The avid driver believes in taking care of his car, and he doesn’t let anyone else drive it.
“That’s why I bought my girls their own cars,” he said.
Jordan Weine is a mechanic at Bay Diagnostic, an auto shop based in Brooklyn and a Volvo expert. He says because Gordon takes care of his car, he is able to get high mileage without much change to the car’s original mechanics. The car still has the original engine, though it was rebuilt twice in the car’s lifetime.
“How high does a redwood grow? If it is not messed with, it will grow,” said Weine, who hasn’t worked on Gordon’s car. “And there are very few redwood trees and the same goes with this. There are very few people that can achieve 3 million miles.”
It is clear that Gordon loves his car and he can’t imagine getting rid of it.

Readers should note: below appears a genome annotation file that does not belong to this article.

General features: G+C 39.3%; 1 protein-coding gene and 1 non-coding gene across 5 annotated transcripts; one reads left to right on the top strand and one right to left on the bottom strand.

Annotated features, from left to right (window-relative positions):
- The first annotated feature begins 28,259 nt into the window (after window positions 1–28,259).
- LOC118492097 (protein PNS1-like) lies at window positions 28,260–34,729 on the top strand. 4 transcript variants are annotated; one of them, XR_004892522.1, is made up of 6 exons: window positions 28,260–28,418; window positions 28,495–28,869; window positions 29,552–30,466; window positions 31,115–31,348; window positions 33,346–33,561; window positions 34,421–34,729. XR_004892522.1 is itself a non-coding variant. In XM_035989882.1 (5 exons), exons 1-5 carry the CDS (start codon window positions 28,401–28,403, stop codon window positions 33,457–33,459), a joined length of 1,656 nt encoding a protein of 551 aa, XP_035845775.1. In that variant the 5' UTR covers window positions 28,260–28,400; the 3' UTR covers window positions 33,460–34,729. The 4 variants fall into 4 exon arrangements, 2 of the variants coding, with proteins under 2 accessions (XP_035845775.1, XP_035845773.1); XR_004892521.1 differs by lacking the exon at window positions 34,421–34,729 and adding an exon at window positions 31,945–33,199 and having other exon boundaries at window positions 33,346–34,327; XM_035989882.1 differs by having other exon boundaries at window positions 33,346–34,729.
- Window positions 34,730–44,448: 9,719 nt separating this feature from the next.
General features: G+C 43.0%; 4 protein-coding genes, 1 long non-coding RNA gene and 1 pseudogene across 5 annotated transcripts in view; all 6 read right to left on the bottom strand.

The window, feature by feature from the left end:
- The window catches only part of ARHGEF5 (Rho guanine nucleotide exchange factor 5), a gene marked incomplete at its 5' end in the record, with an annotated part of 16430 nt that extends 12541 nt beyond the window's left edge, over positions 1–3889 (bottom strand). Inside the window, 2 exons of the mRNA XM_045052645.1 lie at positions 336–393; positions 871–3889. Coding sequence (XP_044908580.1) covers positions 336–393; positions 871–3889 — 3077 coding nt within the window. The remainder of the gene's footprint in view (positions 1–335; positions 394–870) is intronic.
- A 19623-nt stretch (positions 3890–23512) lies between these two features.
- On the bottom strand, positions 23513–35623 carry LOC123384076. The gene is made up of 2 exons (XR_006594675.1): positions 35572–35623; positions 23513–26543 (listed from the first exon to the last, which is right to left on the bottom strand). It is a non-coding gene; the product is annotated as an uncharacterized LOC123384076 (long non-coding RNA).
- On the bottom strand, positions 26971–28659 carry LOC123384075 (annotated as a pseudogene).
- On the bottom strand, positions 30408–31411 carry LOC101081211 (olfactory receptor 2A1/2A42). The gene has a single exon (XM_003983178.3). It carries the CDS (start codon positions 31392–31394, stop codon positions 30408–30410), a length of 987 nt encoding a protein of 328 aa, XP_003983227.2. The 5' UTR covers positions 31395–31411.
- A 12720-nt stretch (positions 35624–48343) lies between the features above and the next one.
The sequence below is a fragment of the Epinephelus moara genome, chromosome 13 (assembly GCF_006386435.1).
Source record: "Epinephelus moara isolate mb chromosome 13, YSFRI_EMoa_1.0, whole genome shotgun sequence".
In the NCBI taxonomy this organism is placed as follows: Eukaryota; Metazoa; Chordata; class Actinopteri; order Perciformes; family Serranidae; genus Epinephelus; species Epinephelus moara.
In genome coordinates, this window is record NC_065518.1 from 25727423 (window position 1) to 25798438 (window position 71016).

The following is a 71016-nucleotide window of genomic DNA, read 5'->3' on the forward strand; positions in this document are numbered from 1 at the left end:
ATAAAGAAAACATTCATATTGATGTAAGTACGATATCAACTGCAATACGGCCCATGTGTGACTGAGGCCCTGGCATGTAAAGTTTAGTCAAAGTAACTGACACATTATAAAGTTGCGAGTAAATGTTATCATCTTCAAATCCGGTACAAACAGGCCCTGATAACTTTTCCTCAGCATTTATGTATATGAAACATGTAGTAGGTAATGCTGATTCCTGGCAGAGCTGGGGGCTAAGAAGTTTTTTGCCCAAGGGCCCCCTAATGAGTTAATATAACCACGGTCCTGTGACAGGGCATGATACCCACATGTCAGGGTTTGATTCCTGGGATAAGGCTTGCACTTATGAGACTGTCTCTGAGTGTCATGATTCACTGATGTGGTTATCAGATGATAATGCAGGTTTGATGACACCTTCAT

“Why would I want to get rid of it?” he asked. “Kind of like a good woman.”
Gordon’s car has brought him fame. Joe Brusack, a mechanic who worked on his car when it was on its millionth mile more than 20 years ago, said it’s come a long way.
“I think it was just amazing that he got this far,” he said.
Gordon himself is surprised every time he gets into his car and edges closer to his 3 million mile goal. But the miles have taken a toll on the car. Recently, some black tar got into the car’s carburetor. He has to get that fixed before he can hit the road again.
“I don’t think (just) any car could do it,” said John Maloney, president and CEO of Volvo Cars of North America. “It is a combination of a car beloved by his owner that has gotten Irv to this mileage.”
“I have a feeling I’ll be dead long before the car.”